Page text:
Sunday, January 17, 2010

Unloading 35 Loaded Questions for "Bible Christians" 8/35

Steve Ray has a list of 35 loaded Questions for "Bible Christians" (quotation marks his)(link to the whole list). This is number 8/35. I'm trying to provide the answers in a common format, for easy reference.

8) How do we know who wrote the books that we call Matthew, Mark, Luke, John, Acts, Hebrews, and 1, 2, and 3 John?

Simple Answer(s):

We don't.

Important Qualification(s):

1) We don't know, but we have good historical reasons to assign authorship for all of those books besides Hebrews. We don't know who wrote Hebrews, and we're mostly guessing about who the author is.

2) It doesn't really matter who wrote those books. We also don't know who wrote Esther, the books of the kings and Chronicles, and many of the psalms. We still accept them as the Word of God.

- TurretinFan

5 comments:

John Bugay said...

At least Rome has infallibly pronounced that Hebrews was written by Paul. (Though Paul is excluded from authorship of this book by virtually every criterion we are aware of EXCEPT for Roman bombast.)

Turretinfan said...

I'm actually planning a post on that very subject. I think you'll be impressed by the attempts of Rome's apologists to reconcile the consensus that it is not Paul's letter with Trent's claim that it is.

DrOakley said...

And don't forget...though Keating, Madrid, and Matatics for years pummeled unsuspecting Protestants with "How do you know Matthew wrote Matthew?" the fact is that modern Roman scholarship, including those chosen by the Pope to serve as the leading theologians of the Roman Church, reject the traditional ascription of authorship of the first gospel to the disciple Matthew.

Ray's questions only demonstrate that while he admits he was an ignorant Baptist, he has simply moved his ignorance across the Tiber.

james

natamllc said...

Dr. Oakley

it is amazing just how much of what you commented hereon points to the warnings of Scripture:::>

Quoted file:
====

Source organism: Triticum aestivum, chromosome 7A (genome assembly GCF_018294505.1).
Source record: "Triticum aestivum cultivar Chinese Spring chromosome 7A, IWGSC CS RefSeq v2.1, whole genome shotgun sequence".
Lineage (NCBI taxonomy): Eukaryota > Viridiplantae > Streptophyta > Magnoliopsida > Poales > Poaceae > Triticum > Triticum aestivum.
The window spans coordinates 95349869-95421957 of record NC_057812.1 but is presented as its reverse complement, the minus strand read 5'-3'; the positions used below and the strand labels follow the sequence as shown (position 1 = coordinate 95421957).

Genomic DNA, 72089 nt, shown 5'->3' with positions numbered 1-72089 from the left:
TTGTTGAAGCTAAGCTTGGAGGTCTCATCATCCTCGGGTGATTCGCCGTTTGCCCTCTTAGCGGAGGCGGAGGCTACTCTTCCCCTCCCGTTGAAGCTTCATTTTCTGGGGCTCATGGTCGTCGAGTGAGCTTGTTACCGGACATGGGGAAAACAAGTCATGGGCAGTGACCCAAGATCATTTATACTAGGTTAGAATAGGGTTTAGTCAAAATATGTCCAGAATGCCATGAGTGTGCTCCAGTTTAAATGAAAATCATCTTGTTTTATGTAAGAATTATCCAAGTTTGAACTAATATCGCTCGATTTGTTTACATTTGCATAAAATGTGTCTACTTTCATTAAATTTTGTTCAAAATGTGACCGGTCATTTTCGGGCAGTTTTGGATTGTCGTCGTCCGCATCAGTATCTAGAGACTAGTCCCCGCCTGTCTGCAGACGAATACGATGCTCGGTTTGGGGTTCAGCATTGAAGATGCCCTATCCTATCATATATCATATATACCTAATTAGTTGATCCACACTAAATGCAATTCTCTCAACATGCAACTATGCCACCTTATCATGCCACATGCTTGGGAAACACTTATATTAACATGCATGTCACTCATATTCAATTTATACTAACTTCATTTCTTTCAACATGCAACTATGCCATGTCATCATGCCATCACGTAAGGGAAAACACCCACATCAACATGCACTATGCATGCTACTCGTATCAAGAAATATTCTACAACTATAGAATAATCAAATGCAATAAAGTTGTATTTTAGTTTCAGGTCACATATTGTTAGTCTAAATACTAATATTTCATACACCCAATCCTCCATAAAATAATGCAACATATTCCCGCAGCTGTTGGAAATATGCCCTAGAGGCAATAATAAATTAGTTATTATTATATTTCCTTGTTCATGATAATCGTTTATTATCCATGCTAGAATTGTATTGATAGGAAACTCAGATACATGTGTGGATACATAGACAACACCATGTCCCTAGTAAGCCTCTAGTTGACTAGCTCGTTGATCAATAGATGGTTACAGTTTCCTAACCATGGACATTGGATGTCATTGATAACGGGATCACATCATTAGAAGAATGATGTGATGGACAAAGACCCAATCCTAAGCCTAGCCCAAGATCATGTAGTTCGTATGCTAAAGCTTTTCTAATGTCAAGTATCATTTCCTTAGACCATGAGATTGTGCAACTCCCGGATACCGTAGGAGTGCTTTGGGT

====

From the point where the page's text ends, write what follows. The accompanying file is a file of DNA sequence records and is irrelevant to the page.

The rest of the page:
Pro 18:21 Death and life are in the power of the tongue, and those who love it will eat its fruits.

Having said that I would share a bit of personal thought on just who wrote the book of Hebrews.

For me, many years ago, my organization built a media empire. We developed a local advertiser that to this day reigns heads and shoulders over all others in our small footprint of the world. We had a tape library and print media to the masses.

We also wrote books and teaching manuals for our particular bent of Christianity and to aid our elders and servants inculcate the purpose and vision of God to those God was adding to us to care for.

I was a part of this. I assisted in typesetting the rough drafts of teaching manuals and books and also did my share of print layout for our profitable advertiser.

On all occasions when we were writing a manual for our own people or a book, the "author/s" would begin with a draft. That iteration would then be reiterated and reiterated and proofed and finally when everyone was satisfied it would then be put down in print form to be sent to the publishers.

Being a part of these collaborative efforts, I would get to change a sentence, correct a misspelled word, at a comma or simply drop a line intentionally or unintentionally.

However the process, whenever it was more than one author, there would be this attempt to bridge ideas for continuity.

At this time in my young Christian walk I was futile with journalistic zeal, "six men serve me good and true, what, when, why, how, where, who?"

As I studied the Scriptures I too came to the question, "who authored the book of Hebrews"?

After careful reading and rereading I came to this conclusion that from the various portions of the text, I could sense that more than one person wrote this fine document for our learning and admonition. I thought it to be some of Peter, some of Paul, mostly Paul, and then, some of Jude.

That's my opinion and quite possibly I will go to Heaven without a clue if it is correct. There are a few other questions I have asked about in here that I haven't gotten a reasonable response to, yet. The Greek word, logikos, the verse Hebrews 6:3 and now, who did God use to author the book of Hebrews? :)

john said...

“1) We don't know, but we have good historical reasons to assign authorship for all of those books besides Hebrews. We don't know who wrote Hebrews, and we're mostly guessing about who the author is.”

Historical reasons means there is apostolic oral tradition as documented in the church fathers that is binding so we only know authorship from tradition. With authorship we have some evidence for a canon, yet this is not admitted in SS. SS cannot derive the human authors, let alone the inspiration of the text.

“2) It doesn't really matter who wrote those books. We also don't know who wrote Esther, the books of the kings and Chronicles, and many of the psalms. We still accept them as the Word of God.”

If we don’t know who wrote those books then anyone could have written those books, so they don’t have to be apostolic. Then anyone can write inspired scripture at any time. Yet the canon has been set, so it is false to say anyone can write scripture. Therefore we need to know who wrote scripture via an official church teaching that has the authority to teach from God himself.

JM